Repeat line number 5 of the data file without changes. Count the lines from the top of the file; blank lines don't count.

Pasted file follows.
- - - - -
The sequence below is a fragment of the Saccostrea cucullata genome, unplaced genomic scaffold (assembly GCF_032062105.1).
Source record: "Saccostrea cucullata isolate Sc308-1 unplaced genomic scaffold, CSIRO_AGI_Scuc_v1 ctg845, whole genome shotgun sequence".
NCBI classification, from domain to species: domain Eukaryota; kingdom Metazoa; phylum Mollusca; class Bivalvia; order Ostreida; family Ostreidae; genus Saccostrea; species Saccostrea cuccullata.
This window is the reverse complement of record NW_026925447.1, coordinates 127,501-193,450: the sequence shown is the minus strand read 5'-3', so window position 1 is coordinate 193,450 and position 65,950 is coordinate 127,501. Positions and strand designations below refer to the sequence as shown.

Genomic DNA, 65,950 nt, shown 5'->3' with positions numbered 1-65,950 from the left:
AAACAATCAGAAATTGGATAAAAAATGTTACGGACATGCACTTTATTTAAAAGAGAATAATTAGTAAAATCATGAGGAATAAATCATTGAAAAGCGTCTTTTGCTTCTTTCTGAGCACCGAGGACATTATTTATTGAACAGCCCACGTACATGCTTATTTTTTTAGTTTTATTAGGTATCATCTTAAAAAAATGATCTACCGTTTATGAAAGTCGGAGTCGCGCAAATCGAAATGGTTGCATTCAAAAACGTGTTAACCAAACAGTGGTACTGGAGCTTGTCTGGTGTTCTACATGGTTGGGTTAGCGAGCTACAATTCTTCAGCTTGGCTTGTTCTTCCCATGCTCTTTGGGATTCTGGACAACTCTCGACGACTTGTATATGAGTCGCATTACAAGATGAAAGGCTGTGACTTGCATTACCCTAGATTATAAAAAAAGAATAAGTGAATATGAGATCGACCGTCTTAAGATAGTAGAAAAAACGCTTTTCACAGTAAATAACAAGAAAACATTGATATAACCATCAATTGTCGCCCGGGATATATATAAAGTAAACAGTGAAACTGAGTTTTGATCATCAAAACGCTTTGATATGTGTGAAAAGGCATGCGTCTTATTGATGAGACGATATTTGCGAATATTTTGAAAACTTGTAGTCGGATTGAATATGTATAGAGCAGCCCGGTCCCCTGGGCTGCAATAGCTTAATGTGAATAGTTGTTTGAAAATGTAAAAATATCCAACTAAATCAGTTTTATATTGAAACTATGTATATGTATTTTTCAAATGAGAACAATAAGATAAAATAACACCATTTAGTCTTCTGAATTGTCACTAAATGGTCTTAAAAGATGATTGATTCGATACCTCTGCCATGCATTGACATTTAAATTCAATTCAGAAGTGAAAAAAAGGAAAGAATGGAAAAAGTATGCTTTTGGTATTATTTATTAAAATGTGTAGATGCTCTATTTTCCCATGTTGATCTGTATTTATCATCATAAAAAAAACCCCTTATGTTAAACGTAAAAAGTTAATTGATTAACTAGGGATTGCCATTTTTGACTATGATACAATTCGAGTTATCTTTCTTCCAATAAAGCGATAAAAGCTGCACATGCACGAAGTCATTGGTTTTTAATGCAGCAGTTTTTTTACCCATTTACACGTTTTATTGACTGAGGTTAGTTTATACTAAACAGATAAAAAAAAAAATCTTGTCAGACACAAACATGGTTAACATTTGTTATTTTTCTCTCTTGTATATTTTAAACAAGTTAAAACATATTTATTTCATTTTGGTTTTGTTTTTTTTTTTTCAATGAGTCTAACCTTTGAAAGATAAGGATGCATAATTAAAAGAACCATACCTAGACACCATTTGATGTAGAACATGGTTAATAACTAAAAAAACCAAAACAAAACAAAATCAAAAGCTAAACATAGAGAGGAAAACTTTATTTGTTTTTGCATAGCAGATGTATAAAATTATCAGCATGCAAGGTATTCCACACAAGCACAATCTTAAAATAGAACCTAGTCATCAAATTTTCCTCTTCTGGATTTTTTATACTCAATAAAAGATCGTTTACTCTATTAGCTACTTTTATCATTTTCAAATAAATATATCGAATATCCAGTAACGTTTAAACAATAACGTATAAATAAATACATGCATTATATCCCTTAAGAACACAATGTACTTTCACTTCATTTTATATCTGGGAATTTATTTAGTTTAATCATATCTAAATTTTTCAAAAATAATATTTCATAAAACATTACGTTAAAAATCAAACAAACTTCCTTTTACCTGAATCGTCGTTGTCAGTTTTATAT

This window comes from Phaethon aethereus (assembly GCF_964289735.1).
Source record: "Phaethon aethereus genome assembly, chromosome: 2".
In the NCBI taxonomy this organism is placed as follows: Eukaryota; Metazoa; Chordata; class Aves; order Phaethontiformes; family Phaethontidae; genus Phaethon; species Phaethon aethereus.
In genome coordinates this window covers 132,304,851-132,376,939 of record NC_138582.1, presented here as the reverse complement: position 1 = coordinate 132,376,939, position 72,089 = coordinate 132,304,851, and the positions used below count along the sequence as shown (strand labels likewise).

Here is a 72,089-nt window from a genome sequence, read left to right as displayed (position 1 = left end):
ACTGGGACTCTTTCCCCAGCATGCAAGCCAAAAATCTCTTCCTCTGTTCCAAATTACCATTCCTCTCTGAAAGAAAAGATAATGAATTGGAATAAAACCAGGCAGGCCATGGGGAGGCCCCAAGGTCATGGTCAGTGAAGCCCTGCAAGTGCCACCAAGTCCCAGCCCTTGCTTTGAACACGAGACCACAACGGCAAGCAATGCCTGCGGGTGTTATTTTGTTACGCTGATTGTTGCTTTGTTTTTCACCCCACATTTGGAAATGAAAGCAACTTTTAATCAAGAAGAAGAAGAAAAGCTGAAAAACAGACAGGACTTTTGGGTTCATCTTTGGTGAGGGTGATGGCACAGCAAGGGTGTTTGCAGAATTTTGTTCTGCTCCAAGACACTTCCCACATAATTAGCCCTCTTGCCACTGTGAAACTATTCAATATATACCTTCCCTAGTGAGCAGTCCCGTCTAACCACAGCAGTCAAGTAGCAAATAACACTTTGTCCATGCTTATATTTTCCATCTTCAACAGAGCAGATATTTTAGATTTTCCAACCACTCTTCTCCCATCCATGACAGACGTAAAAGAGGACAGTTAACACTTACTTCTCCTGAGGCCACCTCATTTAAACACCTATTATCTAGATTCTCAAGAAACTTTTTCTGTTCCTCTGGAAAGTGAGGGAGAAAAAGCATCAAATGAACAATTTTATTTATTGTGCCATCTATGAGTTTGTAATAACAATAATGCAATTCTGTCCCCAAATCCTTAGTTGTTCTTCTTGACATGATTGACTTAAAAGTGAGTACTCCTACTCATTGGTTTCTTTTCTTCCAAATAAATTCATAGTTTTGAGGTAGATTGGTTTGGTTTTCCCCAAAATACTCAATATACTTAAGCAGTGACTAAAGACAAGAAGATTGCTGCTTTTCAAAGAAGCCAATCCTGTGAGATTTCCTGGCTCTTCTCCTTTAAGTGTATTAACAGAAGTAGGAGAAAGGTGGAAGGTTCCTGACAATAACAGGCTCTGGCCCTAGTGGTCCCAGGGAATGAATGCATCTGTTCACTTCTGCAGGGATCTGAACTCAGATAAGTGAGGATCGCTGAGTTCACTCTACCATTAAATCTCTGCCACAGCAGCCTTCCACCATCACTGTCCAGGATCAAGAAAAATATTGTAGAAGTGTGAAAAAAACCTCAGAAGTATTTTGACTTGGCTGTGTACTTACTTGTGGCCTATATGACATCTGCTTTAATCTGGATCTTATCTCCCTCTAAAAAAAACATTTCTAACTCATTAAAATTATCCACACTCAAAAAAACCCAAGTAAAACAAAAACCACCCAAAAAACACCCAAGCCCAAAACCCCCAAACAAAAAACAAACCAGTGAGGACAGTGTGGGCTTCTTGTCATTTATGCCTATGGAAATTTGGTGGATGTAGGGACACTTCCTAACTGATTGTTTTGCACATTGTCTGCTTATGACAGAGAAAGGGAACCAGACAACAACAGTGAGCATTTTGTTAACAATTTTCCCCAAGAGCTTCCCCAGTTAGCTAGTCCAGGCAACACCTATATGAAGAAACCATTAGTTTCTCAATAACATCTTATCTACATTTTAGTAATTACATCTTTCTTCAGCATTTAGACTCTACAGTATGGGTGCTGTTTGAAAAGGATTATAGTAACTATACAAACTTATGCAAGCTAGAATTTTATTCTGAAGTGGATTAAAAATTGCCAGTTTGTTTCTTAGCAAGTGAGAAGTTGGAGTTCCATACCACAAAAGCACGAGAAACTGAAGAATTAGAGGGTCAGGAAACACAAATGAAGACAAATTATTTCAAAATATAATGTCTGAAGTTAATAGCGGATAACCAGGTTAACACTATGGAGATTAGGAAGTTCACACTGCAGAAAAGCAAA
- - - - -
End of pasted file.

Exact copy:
Genomic DNA, 65,950 nt, shown 5'->3' with positions numbered 1-65,950 from the left: